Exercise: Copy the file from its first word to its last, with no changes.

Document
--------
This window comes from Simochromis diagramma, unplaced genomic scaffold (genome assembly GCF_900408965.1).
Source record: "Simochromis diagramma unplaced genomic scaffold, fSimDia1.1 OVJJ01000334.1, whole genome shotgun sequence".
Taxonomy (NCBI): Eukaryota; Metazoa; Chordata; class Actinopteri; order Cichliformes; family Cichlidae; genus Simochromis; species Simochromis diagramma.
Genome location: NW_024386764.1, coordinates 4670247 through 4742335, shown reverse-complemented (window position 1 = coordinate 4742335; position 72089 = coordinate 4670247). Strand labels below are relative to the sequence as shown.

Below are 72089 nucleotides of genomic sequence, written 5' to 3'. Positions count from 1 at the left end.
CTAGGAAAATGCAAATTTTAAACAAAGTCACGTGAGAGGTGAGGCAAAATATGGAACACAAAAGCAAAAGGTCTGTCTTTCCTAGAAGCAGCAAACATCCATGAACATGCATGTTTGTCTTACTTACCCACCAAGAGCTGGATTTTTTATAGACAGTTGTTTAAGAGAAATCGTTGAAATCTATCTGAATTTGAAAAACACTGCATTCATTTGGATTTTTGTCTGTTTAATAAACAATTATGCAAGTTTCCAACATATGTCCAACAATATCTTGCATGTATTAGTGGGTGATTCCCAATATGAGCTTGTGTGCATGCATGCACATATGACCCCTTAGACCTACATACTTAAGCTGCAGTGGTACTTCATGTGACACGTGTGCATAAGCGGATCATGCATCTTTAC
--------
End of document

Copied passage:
This window comes from Simochromis diagramma, unplaced genomic scaffold (genome assembly GCF_900408965.1).
Source record: "Simochromis diagramma unplaced genomic scaffold, fSimDia1.1 OVJJ01000334.1, whole genome shotgun sequence".
Taxonomy (NCBI): Eukaryota; Metazoa; Chordata; class Actinopteri; order Cichliformes; family Cichlidae; genus Simochromis; species Simochromis diagramma.
Genome location: NW_024386764.1, coordinates 4670247 through 4742335, shown reverse-complemented (window position 1 = coordinate 4742335; position 72089 = coordinate 4670247). Strand labels below are relative to the sequence as shown.

Below are 72089 nucleotides of genomic sequence, written 5' to 3'. Positions count from 1 at the left end.
CTAGGAAAATGCAAATTTTAAACAAAGTCACGTGAGAGGTGAGGCAAAATATGGAACACAAAAGCAAAAGGTCTGTCTTTCCTAGAAGCAGCAAACATCCATGAACATGCATGTTTGTCTTACTTACCCACCAAGAGCTGGATTTTTTATAGACAGTTGTTTAAGAGAAATCGTTGAAATCTATCTGAATTTGAAAAACACTGCATTCATTTGGATTTTTGTCTGTTTAATAAACAATTATGCAAGTTTCCAACATATGTCCAACAATATCTTGCATGTATTAGTGGGTGATTCCCAATATGAGCTTGTGTGCATGCATGCACATATGACCCCTTAGACCTACATACTTAAGCTGCAGTGGTACTTCATGTGACACGTGTGCATAAGCGGATCATGCATCTTTAC